It is important here that the patient learns that he himself is in the background for one time in order to maintain a friendship.
The last module deals with self-worth.
The patient has to learn that he himself is a person whom others and above all himself should appreciate. That he can allow positive thoughts about himself and that he can do something good for himself.
All of these modules should be developed and internalized in group therapy.
Lithium is one of the mood stabilizers. This group of drugs is used in borderline personality disorder off label usewithout the drugs being officially approved for use in this disease.
However, there are hardly any empirical data on the effectiveness of lithium in borderline patients; a positive effect only appears to be possible in individual cases.
For other mood stabilizers such as lamotrigine, valproate, and topiramate, several studies have shown a positive effect on impulsivity and anger, so they are used more frequently.
Duration of therapy
In total, dialectical behavioral therapy lasts around 12 weeks if it is accompanied by an inpatient.
However, since a completed therapy is usually followed by a weekly meeting with the therapist or in a support group, the subsequent therapy can also take longer.
After the 12 weeks, however, the inpatient part is initially over.
With the help of dialectical behavioral therapy moderate successes could be achieved. Since patients with borderline syndrome in particular tend to discontinue therapy, it can be assumed that patients who discontinue therapy achieve far better results.
It should be noted that dialectical behavioral therapy achieves by far the best successes in this area. Other therapeutic approaches, such as conventional behavioral therapy, do not have such good long-term results as dialectical behavioral therapy.
In particular, integration into social and professional life seems to work best with the dialectical behavioral approach.
This is why this form of therapy has established itself as the gold standard, i.e. the best therapy in this area.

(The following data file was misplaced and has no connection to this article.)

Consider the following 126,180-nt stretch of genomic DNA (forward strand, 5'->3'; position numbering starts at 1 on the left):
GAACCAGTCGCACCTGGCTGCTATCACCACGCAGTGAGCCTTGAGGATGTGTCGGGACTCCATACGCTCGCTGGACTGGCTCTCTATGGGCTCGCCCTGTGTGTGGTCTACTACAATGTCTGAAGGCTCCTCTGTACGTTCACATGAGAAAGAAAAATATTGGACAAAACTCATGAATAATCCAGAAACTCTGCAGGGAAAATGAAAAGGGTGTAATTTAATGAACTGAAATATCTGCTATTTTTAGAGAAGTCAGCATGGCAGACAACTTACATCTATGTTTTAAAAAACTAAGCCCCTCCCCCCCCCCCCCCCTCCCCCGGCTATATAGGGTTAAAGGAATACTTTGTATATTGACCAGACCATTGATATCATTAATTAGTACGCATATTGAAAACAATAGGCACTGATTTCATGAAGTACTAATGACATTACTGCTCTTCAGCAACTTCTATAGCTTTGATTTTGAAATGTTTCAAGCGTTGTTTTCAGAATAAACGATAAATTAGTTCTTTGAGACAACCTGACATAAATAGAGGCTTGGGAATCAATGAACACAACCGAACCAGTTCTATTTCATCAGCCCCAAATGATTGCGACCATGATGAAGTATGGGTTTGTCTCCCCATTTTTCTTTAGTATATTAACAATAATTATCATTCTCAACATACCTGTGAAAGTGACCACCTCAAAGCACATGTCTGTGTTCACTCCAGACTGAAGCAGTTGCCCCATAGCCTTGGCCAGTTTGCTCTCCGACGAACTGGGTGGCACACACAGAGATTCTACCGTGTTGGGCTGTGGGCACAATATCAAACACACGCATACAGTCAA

Inpatient or outpatient therapy
At the beginning of dialectical behavioral therapy, the therapy was carried out exclusively on an outpatient basis.
There are now clinics that specialize in patients with borderline syndrome and one 12-week inpatient Offer dialectical behavioral therapy.
Nevertheless, an inpatient therapy is always followed by an outpatient therapy because it is important to care for the patient familiar environment to accompany and support him in everyday situations.
Each patient has to decide for himself which therapy is better. For some patients, it is good to be completely removed from everyday life and instead to go to an inpatient facility where trained staff is available day and night should a problem arise.
Nonetheless, outpatient therapy is very important to give the patient a boost Daily routine and one Everyday life to enable.
That is why outpatient Group therapies especially good after an inpatient stay because the patient can talk openly with other patients about his experiences and feelings.
In addition, after inpatient and outpatient therapy, there is always the possibility of the Telephone service to use. Usually this is the therapist who, in an emergency (before a suicide attempt or before the patient injures himself) can be called.
However, this should only be used if all other learned skills have failed.